When the artist Taylor Spence, a.k.a. Savannalore, recently joined me for the Humanitou Podcast, we talked about conformity and breaking free (among other things). We talked about paths to being our true, full selves.
That’s a topic that comes up over and over, in some form or another, with many people I talk with for the podcast. Surely, that’s no coincidence. It’s a topic that is constant in me. And in so many others.
As I was folding laundry over the weekend, I had a literal and figurative expression of breaking conformity in my hands, a practice I’ve used in my own life in recent years. It’s one I’m sharing with my sons, whether they understand it yet or not. And so I’m sharing it with you.
My secret practice for breaking free of conformity and tapping into my own voice is … (drum roll) … mismatched socks.
I’ve been purposefully mismatching my socks for years now. I also mismatch a lot of my sons’ socks. Why? To start a ripple effect of questioning and redefining, or even undefining, “normal.”
My sons, who are 8 and 10, do not question the mismatching. Maybe that’s because they are only 8 and 10, and some might assume because they are boys. Maybe.
But I think it’s also because the “normal” in our house, as I have created it, is that socks do not have to be matched. “Rules” do not have to be followed blindly.
And if socks do not have to be matched, even though they come from the factory that way, and everyone around us is wearing them that way, then what else can we question? What else can we redefine and choose to be our own?
It can be uncomfortable to go against the status quo, to loosen the grip of its inertia and ask “Why?” It’s why relatively so few people do it, and why they get uncomfortable when others do, especially if they are in a position of authority.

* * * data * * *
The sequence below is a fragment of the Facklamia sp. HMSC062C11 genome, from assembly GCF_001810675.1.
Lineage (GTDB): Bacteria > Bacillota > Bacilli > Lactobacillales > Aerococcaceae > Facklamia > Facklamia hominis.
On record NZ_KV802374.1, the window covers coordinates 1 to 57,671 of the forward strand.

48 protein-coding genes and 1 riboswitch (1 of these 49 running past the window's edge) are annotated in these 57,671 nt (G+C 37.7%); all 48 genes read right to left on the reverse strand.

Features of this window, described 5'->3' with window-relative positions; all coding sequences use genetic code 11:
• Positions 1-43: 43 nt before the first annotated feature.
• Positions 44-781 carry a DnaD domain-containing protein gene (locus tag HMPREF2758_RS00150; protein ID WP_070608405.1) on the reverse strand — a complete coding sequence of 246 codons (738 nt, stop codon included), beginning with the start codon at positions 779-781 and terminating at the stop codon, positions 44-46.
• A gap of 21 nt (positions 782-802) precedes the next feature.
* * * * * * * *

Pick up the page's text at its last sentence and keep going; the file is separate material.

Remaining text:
Groupthink drives society, in schools, corporations, churches, social circles, politics. Conformity is easy: just don’t think about why things are as they are, or think about what they could be. Easy for who it’s easy for.
For those of us who are driven by curiosity and ask “why,” blind conformity is painful. It’s soul-destroying. It’s existential.
And it can be very difficult to break free from, nonetheless, because we are conditioned just the same as those who willingly conform. And we have relatively few models who show us the underground passage to the light we crave.
Mismatching socks can be a mostly private and relatively “safe” way to bring joy into your life — wear wildly mismatched colors and patterns! — while learning to color outside the lines. It harms no one, and can be your secret rebellion.
We already often attribute power to clothes, wearing what gives us a boost in confidence for that special meeting or event or first date (or third), or for a personal emotional pick-me-up. We wear that special underwear, that lucky shirt, that favorite color, tie, dress, hat.
So why not socks? And why not the rule-breaking, earth-shaking mismatching of them?
(By the way, that I could, even sarcastically, describe the practice of mismatching socks as earth-shaking suggests how strong the grip of conformity and conditioning is, does it not? Something so minor, yet so just not done?)
For those who know so well the seemingly all-powerful grip of conformity, of societal conditioning that runs so deep we not only do things without thinking about why we do them, but even the mere suggestion of mismatching our socks causes a knee-jerk “No way” response …
(which, by the way, if that’s your response, or your response simultaneously is one of dismissal and anxiety — “That’s dumb, what’s it matter?” and “I could never do that” — you really might want to ask why that’s your response to such a small step outside the box) …
For those of who want to feel free and true to their own hearts, give it a try. Mismatch your socks. It’s a tiny step that leads to more. It’s shockingly empowering. And it can be your little secret.
Give it a try and let me know how it feels. And let me know what other convention-breaking ideas it sparks for you. What have you really been wanting to do, maybe for a lifetime, but have been too afraid of “their” reaction?
Mismatched socks are one of the keys to a universe of self-truth, freedom and joy. I’m sayin’. From there, all things can be questioned, all systems, all “rules” and expectations, all “givens” and thoughtless and/or outdated status quos.
Oh, and go listen to the conversation with Savannalore. There’s a lot of good, good stuff in there, beautiful takeaways for further emboldening your spirit.
Socks drawing by Adam Williams